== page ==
“We are getting a different hero, so to speak, every day,” Sveum said. “Whether it’s Travis Wood or yesterday Hairston getting bigger hits in bigger situations. Right now we’re not having to rely on Rizzo or Soriano to do a lot. Right now everybody else seems to be doing their job. And adding on, tacking on runs, whether it’s a home run or a single, we seem to be doing that right now.”
Navarro was quick to laugh and admit he didn't know whether or not home-run hitting was contagious, and Ransom called baseball “a streaky game.” But the Cubs are certainly happy to be on their current streak, one that could be making up for some earlier streaks that weren't quite as fortunate.
“I think we knew we can score. I think we knew,” Navarro said. “That’s what the team is built for. We had a rough start, which is understandable. A lot of teams went through it. We hope we’re getting out of it right now. Keep things rolling and keep doing our best and keep winning, which is the most important thing.”
Rotation shuffle coming on road trip
The Cubs will be doing some rotation shuffling on their upcoming road trip.
A couple off days next week means the Cubs can give starting pitcher Travis Wood some rest. Wood, whose turn in the rotation would have set him up to start Wednesday in Anaheim, will be pushed back to pitch Friday in the series-opener in Pittsburgh. Matt Garza will move up to pitch Wednesday, but because of the off day Monday, he’ll pitch on normal rest.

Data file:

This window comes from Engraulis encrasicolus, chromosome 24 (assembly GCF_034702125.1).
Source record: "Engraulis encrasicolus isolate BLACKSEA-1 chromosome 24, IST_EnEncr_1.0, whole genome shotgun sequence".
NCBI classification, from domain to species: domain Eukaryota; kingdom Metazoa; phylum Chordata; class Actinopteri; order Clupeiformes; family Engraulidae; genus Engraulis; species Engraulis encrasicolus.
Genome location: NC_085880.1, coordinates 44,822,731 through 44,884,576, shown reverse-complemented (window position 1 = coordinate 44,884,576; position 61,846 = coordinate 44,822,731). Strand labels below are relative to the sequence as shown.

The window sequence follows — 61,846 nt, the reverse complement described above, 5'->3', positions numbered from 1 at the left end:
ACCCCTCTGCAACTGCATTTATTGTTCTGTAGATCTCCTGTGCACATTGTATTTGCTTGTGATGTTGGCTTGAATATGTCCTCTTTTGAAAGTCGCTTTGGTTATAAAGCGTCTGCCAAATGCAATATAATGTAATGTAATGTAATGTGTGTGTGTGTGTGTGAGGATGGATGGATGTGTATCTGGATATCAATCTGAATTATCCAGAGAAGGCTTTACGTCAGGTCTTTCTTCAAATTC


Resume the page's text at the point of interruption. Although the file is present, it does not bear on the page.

So it’s an off day Monday, Scott Feldman against the Angels on Tuesday, Garza against the Angels on Wednesday, off day Thursday and Wood against the Pirates on Friday.
Got all that?
Cubs manager Dale Sveum cited high pitch counts in recent outings as the reason Wood will earn some rest. Wood threw just 88 pitches in six innings Thursday against the White Sox. But before that, his previous five starts all featured pitch counts of 96 or higher.
“He’s pitched a lot of innings already and a lot of pitches in those games, a lot of stressful innings, too. So it’s just kind of one of those, giving him a few extra days,” Sveum said.
Sveum admitted that it also works out, as the lefty won’t have to go up against the Angels’ heavily right-handed lineup.
“They’re predominantly right-handed. It works out that way, and you’re always going try, when everything works out, to give somebody some extra time,” he said. “It’s a good time, two months into the season, to give him a little breather.”
In additional pitching news, the Cubs placed reliever Rafael Dolis on the 15-day disabled list Saturday with a forearm strain. They selected the contract of Blake Parker from Triple-A to replace Dolis. This a couple days after promoting Zach Putnam from Iowa and optioning Alex Burnett, who was designated for assignment Saturday.
“I guess that seems to be the go-to injury right now,” Sveum said of Dolis’ ailment. “Unfortunately, that’s part of bullpens. And for the depth, to have Parker and Putnam throwing the way they’ve been throwing at Triple-A, it’s nice assets to have.”